Did you know that most people over 50 spend, on average, 17 days a year on some sort of medical or health care appointment??? A 2016 Dartmouth Institute study reports that this is an “average” number of days spent in a health care setting. We all know about those “annual” visits for lab work and general testing but, how can we keep track of those other visits? And, how can we maximize every appointment to really make it count?

Well, I thought I’d share a few of the tips I’ve learned in getting my own mother organized in recent years.


*Don’t be shy….ask for help in setting appointments. Every insurance company has a Patient Advocate. If you don’t have a relative or friend close, call the phone number on the back of your insurance for help.

*Try to get those forms early. That way, you can save time when you get to the office. You are prepared and can relax and focus on questions you may have to ask the doctor or health care provider.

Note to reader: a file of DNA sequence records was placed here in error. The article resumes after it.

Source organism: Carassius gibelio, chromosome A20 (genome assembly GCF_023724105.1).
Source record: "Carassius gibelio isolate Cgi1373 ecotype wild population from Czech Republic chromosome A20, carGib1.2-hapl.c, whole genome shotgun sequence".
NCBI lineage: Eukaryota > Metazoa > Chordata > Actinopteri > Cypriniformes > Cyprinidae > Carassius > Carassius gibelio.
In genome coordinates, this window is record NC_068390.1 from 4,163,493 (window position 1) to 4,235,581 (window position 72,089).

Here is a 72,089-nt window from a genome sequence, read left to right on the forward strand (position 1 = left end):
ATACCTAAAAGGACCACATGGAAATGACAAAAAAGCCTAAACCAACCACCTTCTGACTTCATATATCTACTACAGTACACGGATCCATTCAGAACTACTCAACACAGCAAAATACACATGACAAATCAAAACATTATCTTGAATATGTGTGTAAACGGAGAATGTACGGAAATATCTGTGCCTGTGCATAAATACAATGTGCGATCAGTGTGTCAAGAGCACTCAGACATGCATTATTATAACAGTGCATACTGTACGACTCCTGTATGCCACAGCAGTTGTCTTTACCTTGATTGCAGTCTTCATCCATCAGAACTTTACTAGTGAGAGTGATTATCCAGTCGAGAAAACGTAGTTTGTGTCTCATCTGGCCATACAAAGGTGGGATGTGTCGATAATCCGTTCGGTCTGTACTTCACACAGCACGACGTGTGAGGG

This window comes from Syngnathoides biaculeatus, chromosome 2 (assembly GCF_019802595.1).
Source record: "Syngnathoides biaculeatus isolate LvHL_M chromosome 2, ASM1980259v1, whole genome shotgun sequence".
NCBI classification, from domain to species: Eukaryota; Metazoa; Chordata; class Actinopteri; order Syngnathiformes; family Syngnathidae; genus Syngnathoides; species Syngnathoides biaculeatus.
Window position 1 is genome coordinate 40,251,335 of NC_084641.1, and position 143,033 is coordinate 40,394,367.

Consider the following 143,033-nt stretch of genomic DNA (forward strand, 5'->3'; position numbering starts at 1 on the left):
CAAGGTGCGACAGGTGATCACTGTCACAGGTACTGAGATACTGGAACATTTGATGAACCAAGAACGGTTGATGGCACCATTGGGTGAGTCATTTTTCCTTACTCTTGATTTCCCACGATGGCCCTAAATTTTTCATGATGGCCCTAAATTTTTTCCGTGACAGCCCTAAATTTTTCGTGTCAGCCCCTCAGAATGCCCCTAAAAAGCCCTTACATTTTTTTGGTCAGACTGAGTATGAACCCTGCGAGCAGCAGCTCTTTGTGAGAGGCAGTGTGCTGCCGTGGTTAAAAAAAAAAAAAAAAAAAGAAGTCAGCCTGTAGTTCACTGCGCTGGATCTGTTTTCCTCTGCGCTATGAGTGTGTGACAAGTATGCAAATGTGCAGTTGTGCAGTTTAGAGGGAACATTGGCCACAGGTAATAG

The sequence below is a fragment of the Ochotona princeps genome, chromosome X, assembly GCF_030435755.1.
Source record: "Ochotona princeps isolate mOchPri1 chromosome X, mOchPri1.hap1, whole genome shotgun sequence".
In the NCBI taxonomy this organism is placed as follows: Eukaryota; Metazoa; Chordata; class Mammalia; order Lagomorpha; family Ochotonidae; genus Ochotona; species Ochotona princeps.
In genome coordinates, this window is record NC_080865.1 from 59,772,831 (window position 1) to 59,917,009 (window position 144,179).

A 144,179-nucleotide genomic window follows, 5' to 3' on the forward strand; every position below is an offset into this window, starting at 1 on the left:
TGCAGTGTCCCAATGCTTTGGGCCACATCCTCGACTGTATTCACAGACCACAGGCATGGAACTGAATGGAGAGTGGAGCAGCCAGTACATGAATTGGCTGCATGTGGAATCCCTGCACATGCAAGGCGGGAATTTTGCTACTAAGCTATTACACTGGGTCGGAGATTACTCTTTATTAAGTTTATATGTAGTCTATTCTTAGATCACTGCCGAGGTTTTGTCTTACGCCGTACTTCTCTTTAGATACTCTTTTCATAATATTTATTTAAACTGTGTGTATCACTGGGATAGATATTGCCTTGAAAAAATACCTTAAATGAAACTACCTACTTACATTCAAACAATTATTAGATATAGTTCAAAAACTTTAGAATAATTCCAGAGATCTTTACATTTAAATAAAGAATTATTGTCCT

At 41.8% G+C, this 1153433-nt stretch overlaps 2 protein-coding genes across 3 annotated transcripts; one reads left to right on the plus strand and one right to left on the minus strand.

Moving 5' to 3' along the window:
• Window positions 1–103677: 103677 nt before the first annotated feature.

*Ask for the first morning appointment…things won’t be backed up yet. You can get in and out!


*Always have your insurance card with you…at EVERY.SINGLE.APPOINTMENT. A photo ID is also a great idea.

*Ask a family member or friend to join you. Better two heads than one when getting information.


*Try to be open and CLEAR. Come prepared with a list of: Names and phone numbers of all providers and specialists that you see.

*All of your medications and dosages. Don’t leave those vitamins and over-the-counter drugs out…..Be sure to keep those medications organized…it can be very dangerous to get things mixed up….we use this organizer.

*Jot down a few questions. Keep paper handy at home to write down those thoughts or concerns before your appointment.

*Your primary care doctor will most likely ask you about family history. Be as candid as possible. Keep this info in one spot…we used a little spiral bound book.

*Make sure your doctor is communicating clearly with you. Are you feeling uncomfortable with something he/she has said? Speak up NOW. This is YOUR time, and the goal is to leave feeling confident in what you have learned. Try to get the office manager’s direct line….this is handy if you need something quickly or, if there is confusion about front office directives.

I’ve used this list with my mother over and over in the past few years…..use what works for you. And, if you don’t feel comfortable with your physician….it may be time to change.

Stay Warm and Healthy,

xoxo, Rosanna
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